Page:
[00:11:30] innovations. Things like blockchain, which is also founded centrally on the ideas that databases, for example, or transactions could be more efficient or could be more secure if they're decentralized, if we get away from centralized modes of production. And again, open source I think today, ever since Torvalds came along, had been about decentralization of development in labor basically.
Saron Yitbarek: That decentralization across the board means the whole world's going open
[00:12:00] source. The developers who embody that philosophy, they're the ones who have the best shot at imagining that future.
Here's Tristram Oaten, he's a developer based in London, and he's definitely thinking about that long game.
Tristram Oaten: It looks like 3D printers are going to make our lives easier and hopefully more ecologically sound by producing parts at home. Whenever something breaks, you can just make it at home. It's the ideal Star Trek replicator
[00:12:30] future that we were promised so very long ago. Hopefully, that will come into play so that entire houses can perhaps be open source.
Saron Yitbarek: Tristram imagines a world where open source is the rule of the land and that means developers become, if not gurus, then at least guides. Really critical guides.
Tristram Oaten: In the future, our role as developers is going to become increasingly more
[00:13:00] and more important, and it's going to get increasingly more and more like wizards if it isn't already.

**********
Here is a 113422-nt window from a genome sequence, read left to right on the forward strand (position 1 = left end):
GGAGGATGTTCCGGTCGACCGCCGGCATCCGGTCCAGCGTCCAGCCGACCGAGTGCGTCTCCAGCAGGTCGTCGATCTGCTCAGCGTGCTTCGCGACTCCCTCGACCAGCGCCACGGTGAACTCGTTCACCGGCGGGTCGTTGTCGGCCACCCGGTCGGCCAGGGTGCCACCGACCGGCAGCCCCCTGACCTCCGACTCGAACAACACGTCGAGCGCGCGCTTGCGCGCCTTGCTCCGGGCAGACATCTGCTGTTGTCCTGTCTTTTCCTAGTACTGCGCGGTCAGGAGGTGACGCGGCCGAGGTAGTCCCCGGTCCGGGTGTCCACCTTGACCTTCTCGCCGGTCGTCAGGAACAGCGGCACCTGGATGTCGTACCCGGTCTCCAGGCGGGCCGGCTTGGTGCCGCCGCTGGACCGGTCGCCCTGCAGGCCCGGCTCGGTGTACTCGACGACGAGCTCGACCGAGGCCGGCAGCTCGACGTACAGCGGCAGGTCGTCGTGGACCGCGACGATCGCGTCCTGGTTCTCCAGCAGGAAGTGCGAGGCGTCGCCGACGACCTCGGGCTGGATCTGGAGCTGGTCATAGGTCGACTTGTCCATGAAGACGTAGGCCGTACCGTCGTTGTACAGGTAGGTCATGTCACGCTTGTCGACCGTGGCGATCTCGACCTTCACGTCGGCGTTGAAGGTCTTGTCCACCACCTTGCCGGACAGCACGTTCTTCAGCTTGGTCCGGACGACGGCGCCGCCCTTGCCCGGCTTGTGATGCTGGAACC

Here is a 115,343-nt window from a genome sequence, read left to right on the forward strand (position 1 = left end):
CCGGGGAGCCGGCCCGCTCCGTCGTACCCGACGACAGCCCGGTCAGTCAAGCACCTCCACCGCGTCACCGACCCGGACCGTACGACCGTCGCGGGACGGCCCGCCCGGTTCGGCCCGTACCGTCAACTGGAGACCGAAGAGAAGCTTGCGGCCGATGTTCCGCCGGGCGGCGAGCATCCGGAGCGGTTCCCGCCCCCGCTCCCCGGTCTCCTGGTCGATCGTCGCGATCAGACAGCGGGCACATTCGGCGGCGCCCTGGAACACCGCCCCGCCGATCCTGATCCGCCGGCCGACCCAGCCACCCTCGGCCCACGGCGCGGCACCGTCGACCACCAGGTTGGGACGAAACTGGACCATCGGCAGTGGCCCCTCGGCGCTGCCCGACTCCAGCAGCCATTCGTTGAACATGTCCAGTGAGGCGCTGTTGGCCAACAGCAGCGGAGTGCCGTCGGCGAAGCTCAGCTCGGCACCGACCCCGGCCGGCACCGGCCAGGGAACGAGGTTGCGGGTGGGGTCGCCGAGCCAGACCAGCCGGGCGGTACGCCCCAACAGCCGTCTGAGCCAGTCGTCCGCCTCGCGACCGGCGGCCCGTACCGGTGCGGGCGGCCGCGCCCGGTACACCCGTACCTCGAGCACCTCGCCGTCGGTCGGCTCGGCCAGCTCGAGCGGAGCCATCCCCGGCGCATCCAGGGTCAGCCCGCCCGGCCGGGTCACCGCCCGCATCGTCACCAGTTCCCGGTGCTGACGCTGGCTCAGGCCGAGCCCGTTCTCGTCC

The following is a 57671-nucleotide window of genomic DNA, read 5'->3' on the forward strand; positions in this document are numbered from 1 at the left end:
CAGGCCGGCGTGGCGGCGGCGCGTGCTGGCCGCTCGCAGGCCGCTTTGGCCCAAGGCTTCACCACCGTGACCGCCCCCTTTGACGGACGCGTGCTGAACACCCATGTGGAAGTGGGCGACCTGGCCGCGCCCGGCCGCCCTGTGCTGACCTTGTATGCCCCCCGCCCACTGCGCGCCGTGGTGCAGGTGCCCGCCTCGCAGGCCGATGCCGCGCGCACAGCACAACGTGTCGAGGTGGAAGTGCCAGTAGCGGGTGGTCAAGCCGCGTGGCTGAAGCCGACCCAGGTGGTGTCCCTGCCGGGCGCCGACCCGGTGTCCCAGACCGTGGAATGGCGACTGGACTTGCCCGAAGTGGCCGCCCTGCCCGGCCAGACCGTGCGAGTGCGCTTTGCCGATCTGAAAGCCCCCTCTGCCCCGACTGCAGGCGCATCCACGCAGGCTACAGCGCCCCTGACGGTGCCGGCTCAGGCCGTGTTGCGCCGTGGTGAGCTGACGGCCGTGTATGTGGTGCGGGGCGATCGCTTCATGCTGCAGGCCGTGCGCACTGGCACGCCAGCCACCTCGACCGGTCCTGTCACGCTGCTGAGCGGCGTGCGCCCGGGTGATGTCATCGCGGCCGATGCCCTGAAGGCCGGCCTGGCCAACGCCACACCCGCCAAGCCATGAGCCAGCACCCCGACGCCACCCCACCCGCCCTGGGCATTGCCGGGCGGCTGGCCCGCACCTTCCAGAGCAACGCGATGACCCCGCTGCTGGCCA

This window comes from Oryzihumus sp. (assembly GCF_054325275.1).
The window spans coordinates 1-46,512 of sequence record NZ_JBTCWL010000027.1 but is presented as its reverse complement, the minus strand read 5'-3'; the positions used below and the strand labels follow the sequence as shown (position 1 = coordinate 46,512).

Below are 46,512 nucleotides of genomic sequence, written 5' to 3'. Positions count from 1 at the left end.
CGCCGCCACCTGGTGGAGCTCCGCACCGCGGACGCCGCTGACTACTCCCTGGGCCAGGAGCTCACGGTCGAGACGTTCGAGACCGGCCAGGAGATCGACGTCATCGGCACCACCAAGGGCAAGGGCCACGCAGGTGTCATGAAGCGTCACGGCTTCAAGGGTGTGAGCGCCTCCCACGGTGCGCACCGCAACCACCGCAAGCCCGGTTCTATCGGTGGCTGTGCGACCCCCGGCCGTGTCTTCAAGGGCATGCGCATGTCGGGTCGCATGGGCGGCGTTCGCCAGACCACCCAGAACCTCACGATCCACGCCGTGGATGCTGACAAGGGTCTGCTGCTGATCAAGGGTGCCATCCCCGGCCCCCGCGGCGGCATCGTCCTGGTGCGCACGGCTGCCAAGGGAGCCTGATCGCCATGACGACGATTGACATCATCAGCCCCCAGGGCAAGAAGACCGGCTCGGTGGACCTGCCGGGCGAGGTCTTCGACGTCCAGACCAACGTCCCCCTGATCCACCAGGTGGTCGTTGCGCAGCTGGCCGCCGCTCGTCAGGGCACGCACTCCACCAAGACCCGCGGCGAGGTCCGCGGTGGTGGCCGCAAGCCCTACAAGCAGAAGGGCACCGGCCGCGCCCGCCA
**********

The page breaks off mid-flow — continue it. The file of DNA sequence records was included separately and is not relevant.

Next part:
Saron Yitbarek: Okay, wizards. We'll be wizards.
Tristram Oaten: We speak strange languages that make these machines do wonderful things, and we're paid a lot of money to be the court wizard, or the company wizard. And when there are devices in everyone's bodies and when there are devices everywhere that are internet-accessible and can be remote-controlled, it's going to be very important that we as a group, as a guild, act
[00:13:30] in best faith, that the medical profession has a charter to do no harm and so forth.
I think that as developers, we need to collectively decide that we're not going to build the killer robots, we're not going to build spying software into everyone's router and everybody's hearing aides. We need to assure each other, and assure everyone, that we're going to work for the greater good,
[00:14:00] and not against humanity.
Saron Yitbarek: Let's all just promise right now that we won't build killer robots, okay? Okay. And beyond that, I do think Tristram's on to something. In some ways, we developers have seen the future and that means we've got a chance to help shape it.
What are the ethics of open source development going to look like in 10 years?
Tristram Oaten: We're in a supremely privileged position, and it's up to us to do the right
Saron Yitbarek: So, wizards, where are we heading? Can we conjure up a healthy future for open source? I wanted to talk with someone who's done some deep thinking about all of this, and I found her. Safia Abdalla is a software engineer who's been making open source contributions to the Interact Project. We started imagining what a real, sustainable, broad-reaching
[00:15:00] open source could look like. Have a listen. When you think about the future of open source and what that looks like, what are some differences we might see?
Safia Abdalla: Yeah, so I think one of the biggest emerging trends that I'm seeing is a lot of focus on open source sustainability, which is the discussion around how do you keep open source projects that are crucial to the entire tech ecosystem well-maintained and well-updated throughout their lifetime. And I think